Inspire Me: Jamie Harrison

What inspired you to become a photographer?

As a teenager I was drawn to art and the romantic idea of being a starving artist in a Montmartre hovel. The problem was I couldn’t draw. My O Level art teacher could see I had an eye, but no technical ability so suggested I tried photography. Once I did, I was hooked.

Can you remember the first picture that you ever took, and why?

I had a small 110 Prinzmatic camera from Boots when I was 11 which I used for family snaps and holidays. It wasn’t really until I was 15 and acquired my first 35mm camera – a 1960’s Yashica J rangefinder as part of my art course that I started to take it seriously. At the time went on a school trip to the Peak district and I took loads of photos. The teachers all said they were the best they’d seen, which really encouraged me. I spent many lunchtimes from on in the school darkroom.


Who is the photographer that you most admire, and why?

There’s so many and I continue to discover more all the time. Bailey was my first inspiration, probably because he was famous and you have to start somewhere. He’s an amazing photographer who still pushes the boundaries and is a really funny guy. More importantly I’ve worked with people who give generously, whether that’s advice, techniques, encouragement. People like Andy Le Sauvage who introduced me to the work I do now or a French photographer I assisted called Christian Fournier who was always doing mad shoots even on our days off.


Which photograph do you most wish you’d taken?

The first Twiggy shot by Barry Lategan. It’s so simple and iconic. To be able to be there, capture a moment in time that is so of its time would be incredible. I worked with Barry a couple of years ago, and he’s a real sweetheart, but still keeps it simple.


Which photo / series of photographs are you proudest of, and why?

The last ones, at least until the next ones! I’m still learning, and love when I get an idea or try something new and somehow manage to pull it off, or even do better than I anticipated.

What excites you most about photography today?

The same thing that scares me about photography! The ubuiquity of digital cameras especially in phones means more people are taking more photos than ever before and then upgrading to DSLRs.

When I began working in Boots nearly 30 years ago we’d get rolls of 36 exposure film with Christmas photos, summer holiday photos and Christmas photos again. 36 mostly under exposed pictures in a year! I think it’s brilliant that so many people are taking great photographs, and you can look on Flickr or Facbook and see amazing photgraphs from hobbyists. But at the same time, the ease is diminishing and devaluing the market for professionals. People think they can do it themselves. Which most times they can’t.

Which is your favourite photography technique?

In the studio I still use the same old techniques to control the camera – Manual mode, but now, since using the Olympus OMD EM5 I’m really getting back to prime lenses – the 45mm f1.8 and 75mm f1.8 are stunning optics. So my favourite technique right now has to be moving my feet instead of zooming.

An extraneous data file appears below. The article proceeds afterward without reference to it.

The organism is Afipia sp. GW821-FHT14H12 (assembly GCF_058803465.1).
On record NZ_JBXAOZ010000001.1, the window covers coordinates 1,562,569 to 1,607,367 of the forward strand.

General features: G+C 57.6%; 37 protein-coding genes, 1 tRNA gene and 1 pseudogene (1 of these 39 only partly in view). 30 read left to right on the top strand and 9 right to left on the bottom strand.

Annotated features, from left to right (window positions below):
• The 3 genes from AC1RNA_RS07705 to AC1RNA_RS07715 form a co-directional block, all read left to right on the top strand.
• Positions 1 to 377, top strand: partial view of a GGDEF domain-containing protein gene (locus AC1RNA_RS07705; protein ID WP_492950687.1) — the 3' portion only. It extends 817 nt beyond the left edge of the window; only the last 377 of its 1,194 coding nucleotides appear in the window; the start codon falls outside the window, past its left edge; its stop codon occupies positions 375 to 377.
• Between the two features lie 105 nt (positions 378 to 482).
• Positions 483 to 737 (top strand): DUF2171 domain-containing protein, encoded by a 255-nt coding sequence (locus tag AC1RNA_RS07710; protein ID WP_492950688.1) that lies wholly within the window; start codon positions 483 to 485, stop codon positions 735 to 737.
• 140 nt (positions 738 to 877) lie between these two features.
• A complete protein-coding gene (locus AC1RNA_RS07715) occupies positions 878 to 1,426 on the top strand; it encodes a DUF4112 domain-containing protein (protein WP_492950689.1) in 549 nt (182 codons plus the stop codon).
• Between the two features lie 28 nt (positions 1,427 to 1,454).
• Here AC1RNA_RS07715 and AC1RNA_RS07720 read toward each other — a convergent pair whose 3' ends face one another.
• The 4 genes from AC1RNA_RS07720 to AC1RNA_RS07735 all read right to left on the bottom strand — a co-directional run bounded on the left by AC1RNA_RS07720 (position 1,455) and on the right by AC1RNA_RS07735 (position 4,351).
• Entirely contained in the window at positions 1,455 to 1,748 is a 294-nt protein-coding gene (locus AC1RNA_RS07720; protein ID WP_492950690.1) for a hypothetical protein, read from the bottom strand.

How has photography changed for you since going digital?

It’s changed everything. I now spend hours in front of the Mac instead of in the darkroom. As much as I loved to spend hours toning on fibre based papers, I can now achieve the same effects in seconds, without getting smelly.

It’s also taken away that fear while waiting for transparencies to come back from the lab of something going wrong. Now I can look at the image immediately and know I’ve got it, though I still worry about cards corrupting.

The immediacy can be a bad thing too – clients expect a faster turnaround and everything has to be retouched to the nth degree, which wasn’t the case with trannies. But the internet means I can show photos to a wider audience and get responses from people quickly which is good for the ego.


What new projects are you working on next?

I have an ongoing project with an education website, which takes up a lot of time. It produces training videos for hairdressers and I’ve taken most of the photos for it for the last 5 years. It’s really taking off globally and lots of my photos are appearing in magazines in China, Russia, Italy – all around the world really.

Over the last year or so, I’ve really got back into shooting with daylight as opposed to studio flash and I have several projects lined up with models to do some outdoor work over the next couple of months. The light in the Autumn can be amazing as the Sun sits lower in the sky.


What advice would you give to a budding photographer?

Stick with it and love it, but don’t expect to be rich and famous!


Born in Newcastle-upon-Tyne in 1966, Jamie’s career has been varied. Following work on cruiseships, in Santa’s grotto and at Butlins, he moved to London to work as a printer and advertising photographer before taking up journalism in 2000. He worked as technical writer for Amateur Photographer and is the former technical editor of What Digital Camera.

In 2007 Jamie went freelance, specialising in hair and beauty, commercial model portfolios and portraiture. He regularly works with high profile hairdressers and model agencies from his base in Southend-on-sea and London.

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